How radically things have changed.
Now soldiers and officers wearing their uniforms in public receive thanks from strangers for their service.
They deserve it. Military service nowadays is excruciating—and not only because of the frequency with which men and women must confront the horrors of combat. Deployments are long and extendable. Military families face extraordinary pressures—life-and-death risk of the military member, uncertain periods of separation, low pay.
They do deserve our thanks.
I’m very pleased they’re receiving it. I’m equally pleased that this reversal of the military’s public image has evoked gratitude for the real heroes of Vietnam.
That’s the transformation of image I mentioned earlier. And it’s the psychology of that change that I want to explore here.
My memory of that B-52 pilot will help.
I didn’t catch his name and wouldn’t remember it now if I had. He appeared on a TV news program during my first year on active duty.
He stood on a flight line in front of a television camera—in Thailand, probably—this focus of popular scorn, wearing his blue garrison cap the cocky way pilots do, in a flight suit the color of shadowed foliage.
The reporter asked a few dare-you-to-answer questions about the unpopular war and the pilot’s role in it. So this guy, a major as I recall, looked at the camera and coolly said something I’ll never forget:
“If you want us to stand down,” he said, “just tell us.”
That challenge put the image of the military, which I’m corresponding with antagonism toward the Vietnam War and comparing with the contemporary image of oil and gas, into very useful perspective.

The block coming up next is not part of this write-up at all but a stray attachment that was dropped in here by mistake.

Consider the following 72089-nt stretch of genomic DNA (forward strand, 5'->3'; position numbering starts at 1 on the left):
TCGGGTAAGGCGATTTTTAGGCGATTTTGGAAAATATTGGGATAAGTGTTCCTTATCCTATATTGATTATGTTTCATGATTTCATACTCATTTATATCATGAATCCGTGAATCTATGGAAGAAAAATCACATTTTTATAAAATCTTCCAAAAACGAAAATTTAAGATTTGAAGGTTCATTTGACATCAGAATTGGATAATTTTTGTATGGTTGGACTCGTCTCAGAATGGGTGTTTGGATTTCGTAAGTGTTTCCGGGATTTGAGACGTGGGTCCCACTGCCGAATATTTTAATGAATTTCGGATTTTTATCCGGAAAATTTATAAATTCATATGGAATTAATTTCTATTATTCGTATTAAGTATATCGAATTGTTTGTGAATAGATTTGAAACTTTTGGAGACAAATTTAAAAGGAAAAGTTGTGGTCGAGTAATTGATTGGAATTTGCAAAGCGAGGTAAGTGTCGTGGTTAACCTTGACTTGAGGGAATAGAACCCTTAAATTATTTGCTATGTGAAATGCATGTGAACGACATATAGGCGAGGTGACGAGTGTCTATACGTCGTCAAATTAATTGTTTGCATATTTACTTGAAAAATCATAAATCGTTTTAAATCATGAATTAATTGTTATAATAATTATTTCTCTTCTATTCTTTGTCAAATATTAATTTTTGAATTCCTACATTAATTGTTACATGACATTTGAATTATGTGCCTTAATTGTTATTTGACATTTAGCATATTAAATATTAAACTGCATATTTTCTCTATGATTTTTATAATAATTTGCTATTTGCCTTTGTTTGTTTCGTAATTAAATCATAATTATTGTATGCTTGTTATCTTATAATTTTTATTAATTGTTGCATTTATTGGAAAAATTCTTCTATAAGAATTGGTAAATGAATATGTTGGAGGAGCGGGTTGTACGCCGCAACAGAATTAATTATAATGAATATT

Americans elect their military’s commander-in-chief.
Despite all the antiwar toxin that infested popular discourse in the late 1960s and early 1970s, Americans could have elected an antiwar president.
They had the chance to do so when Richard Nixon ran against Hubert Humphrey for the presidency in 1968. Humphrey wasn’t the shrillest antiwar Democrat around at the time; he’d been vice-president in the administration of Lyndon Johnson and refused to repudiate Johnson’s escalation of the war. Still, for voters who despised the war and the military, Humphrey was the clear preference over hawkish Richard Nixon.
Yet Nixon won, 301 electoral votes to 191.
By the election of 1972, the choice was more clear-cut: Nixon versus an outspokenly antiwar senator from South Dakota, George McGovern.
Again, Nixon won, 520 electoral votes to 17. He received 18 million popular votes more than McGovern, the widest margin in history.
Americans might not have liked what that B-52 pilot wore to work, how short he kept his hair, and what he did for a living in Vietnam. But they could have stopped him from doing it by electing a commander-in-chief committed to promptly ending the war. They did not.
Public image about the Vietnam War and the military of the day conflicted with public action on those subjects—at least as expressed by votes in two important elections.
Public image about anything has its roots in the shifting sands of popular opinion. Action has roots in firmer, more-complex psychological ground, which includes but isn’t limited to core beliefs.
Opinions change readily; core beliefs change begrudgingly. Of the two, opinions are much more susceptible to manipulation. Within groups, even with individuals, harmony between opinions and core beliefs can be elusive, even difficult to achieve.
The public image of the United States military changed because opinions about it did what opinions so readily do—they changed. And I like to think those opinions are more closely aligned now than they were in the ‘60s and ‘70s with core American beliefs.
If there’s any hope for improvement of the oil and gas industry’s image in the public square, public opinions about the industry have to change.
As I said earlier, the oil and gas industry suffers in politics because so many Americans so passionately hate it.
If the industry’s image were not so poor, politicians would be laughed offstage when they made indefensible allegations—such as the perennial favorite that oil and gas companies conspire to gouge consumers at the gasoline pump.